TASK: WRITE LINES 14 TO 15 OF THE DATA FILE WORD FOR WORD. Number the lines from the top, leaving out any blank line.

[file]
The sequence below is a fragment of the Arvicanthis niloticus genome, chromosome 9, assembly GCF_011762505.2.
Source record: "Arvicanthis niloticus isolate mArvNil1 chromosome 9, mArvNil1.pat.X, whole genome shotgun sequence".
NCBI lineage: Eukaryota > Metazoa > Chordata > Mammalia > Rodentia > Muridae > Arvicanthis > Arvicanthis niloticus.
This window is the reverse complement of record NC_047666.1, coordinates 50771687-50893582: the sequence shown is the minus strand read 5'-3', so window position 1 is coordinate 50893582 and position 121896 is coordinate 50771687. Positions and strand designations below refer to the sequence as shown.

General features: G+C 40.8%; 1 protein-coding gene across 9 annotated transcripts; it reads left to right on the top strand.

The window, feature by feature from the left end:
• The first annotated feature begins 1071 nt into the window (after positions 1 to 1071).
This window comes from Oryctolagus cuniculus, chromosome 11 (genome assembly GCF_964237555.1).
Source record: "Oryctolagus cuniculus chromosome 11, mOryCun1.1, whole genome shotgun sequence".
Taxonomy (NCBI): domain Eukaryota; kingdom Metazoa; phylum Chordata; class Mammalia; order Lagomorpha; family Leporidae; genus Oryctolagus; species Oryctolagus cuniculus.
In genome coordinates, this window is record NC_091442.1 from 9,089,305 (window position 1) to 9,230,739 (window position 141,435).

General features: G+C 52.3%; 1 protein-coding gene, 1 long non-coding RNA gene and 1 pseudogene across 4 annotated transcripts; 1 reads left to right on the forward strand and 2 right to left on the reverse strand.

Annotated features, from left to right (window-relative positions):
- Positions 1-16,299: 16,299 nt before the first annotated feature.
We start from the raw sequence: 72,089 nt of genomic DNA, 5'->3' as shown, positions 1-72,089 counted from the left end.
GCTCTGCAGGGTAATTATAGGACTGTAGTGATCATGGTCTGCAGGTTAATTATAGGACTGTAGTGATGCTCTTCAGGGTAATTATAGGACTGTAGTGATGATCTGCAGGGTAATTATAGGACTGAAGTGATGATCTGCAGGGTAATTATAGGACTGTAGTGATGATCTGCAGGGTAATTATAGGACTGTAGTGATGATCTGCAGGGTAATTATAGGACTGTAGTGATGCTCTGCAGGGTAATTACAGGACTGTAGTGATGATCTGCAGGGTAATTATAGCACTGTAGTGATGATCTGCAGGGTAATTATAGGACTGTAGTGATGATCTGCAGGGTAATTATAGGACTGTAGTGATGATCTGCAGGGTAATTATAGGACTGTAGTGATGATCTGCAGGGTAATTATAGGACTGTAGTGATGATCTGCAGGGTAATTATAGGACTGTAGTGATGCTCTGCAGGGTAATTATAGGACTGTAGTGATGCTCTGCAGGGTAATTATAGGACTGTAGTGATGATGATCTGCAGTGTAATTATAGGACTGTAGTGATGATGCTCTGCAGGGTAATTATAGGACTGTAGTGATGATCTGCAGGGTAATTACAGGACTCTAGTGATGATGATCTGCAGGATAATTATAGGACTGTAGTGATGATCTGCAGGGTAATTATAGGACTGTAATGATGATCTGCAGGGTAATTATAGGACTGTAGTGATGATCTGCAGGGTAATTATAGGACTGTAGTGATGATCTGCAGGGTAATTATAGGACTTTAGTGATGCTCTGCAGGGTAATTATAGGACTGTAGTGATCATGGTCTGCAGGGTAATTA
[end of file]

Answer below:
- Positions 1-16,299: 16,299 nt before the first annotated feature.
We start from the raw sequence: 72,089 nt of genomic DNA, 5'->3' as shown, positions 1-72,089 counted from the left end.